Something I’ll be thinking about as I gorge is what stories these writers are telling and why. (Not just how, which is a primary measure of a book’s merit—how is this story being told? How well? How vividly? How compellingly? How convincingly? How searingly? Does it leave something behind? A scar on the mind, a rune engraved on the heart? A face you can’t ever forget? How? How?)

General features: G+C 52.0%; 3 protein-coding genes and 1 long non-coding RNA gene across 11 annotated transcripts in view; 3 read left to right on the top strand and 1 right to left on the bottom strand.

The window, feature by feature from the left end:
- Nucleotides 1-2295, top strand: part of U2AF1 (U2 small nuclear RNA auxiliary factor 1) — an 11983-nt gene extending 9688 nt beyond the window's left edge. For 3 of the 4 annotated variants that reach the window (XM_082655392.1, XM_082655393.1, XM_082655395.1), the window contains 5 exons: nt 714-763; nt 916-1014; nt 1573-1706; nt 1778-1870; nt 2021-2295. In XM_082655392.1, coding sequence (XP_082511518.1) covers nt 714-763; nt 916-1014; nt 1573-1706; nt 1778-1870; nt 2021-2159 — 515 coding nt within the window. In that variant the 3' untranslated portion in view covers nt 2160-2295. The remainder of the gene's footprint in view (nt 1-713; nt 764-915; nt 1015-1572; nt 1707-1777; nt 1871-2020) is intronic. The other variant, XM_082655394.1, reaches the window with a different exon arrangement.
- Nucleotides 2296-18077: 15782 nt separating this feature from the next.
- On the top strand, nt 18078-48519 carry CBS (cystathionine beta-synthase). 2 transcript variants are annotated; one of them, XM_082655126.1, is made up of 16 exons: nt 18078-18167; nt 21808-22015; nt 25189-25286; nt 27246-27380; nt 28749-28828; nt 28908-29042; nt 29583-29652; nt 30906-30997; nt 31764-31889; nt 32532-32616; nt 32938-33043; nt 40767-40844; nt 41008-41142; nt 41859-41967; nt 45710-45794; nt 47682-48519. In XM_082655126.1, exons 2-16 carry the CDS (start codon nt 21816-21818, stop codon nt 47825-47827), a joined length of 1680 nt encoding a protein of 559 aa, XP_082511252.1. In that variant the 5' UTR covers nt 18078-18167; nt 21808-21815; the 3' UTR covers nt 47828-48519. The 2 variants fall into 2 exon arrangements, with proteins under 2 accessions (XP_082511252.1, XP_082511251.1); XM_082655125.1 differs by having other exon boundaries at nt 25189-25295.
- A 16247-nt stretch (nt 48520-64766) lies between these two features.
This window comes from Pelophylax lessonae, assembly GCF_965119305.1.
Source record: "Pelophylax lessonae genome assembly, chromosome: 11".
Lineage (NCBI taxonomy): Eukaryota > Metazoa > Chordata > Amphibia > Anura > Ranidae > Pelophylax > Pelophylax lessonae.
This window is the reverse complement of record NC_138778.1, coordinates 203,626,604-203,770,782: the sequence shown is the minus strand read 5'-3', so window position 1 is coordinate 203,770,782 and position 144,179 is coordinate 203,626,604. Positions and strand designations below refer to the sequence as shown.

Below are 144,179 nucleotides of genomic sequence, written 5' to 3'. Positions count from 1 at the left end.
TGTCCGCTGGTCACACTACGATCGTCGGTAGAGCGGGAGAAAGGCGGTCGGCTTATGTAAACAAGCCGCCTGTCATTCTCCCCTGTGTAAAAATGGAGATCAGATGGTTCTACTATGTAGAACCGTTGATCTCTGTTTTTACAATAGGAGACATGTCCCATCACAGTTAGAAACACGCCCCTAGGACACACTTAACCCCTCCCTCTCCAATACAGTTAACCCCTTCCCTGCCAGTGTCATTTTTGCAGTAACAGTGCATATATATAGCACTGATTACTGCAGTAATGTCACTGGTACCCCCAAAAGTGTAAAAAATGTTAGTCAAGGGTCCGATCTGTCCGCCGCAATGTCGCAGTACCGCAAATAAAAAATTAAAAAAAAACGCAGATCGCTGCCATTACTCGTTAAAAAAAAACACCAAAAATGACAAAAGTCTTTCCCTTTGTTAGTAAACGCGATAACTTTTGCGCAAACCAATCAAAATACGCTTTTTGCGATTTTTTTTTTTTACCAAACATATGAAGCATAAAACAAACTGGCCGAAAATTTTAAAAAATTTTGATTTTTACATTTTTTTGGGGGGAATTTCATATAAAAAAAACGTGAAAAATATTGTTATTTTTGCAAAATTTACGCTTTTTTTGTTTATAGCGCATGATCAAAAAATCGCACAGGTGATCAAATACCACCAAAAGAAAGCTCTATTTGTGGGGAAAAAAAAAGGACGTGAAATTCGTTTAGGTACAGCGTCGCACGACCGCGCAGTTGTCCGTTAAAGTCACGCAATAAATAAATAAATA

In an endeavor like this, selecting a Cybils shortlist, the what and why questions are equally pressing. What makes this book stand out from the crowd—and a crowd it will be. Why this plot, this narrator, this voice. Why verse, or why prose? When you read a lot of books at once you can’t help but spot patterns and trends. Small details, perhaps, like the naming of cars—in 2010 we had a gaggle of them, including not one but two cars named “Holden,” (totally by coincidence I have no doubt). But larger trends as well, clusters of books exploring similar subject matter. In realistic YA fiction this very often means suicide, addiction, medical or mental disorders, sexual or physical abuse. And that, I think, tells us a great deal about what the world is like for teens. And is why the best YA is both gripping and probing—that’s what teens do: they grip tightly to each other, to ideas, to hopes, to identity, to music, to fears; and they probe and dig and ponder and search. In this light the naming of cars makes perfect sense—the quest for identity, the assignment of personality to objects of significance, the search for the real, true meaning of things. Naming a thing helps define the thing. Naming it Holden—oh there’s so much to unpack there. Holden Caulfield, the original teen gripper and prober.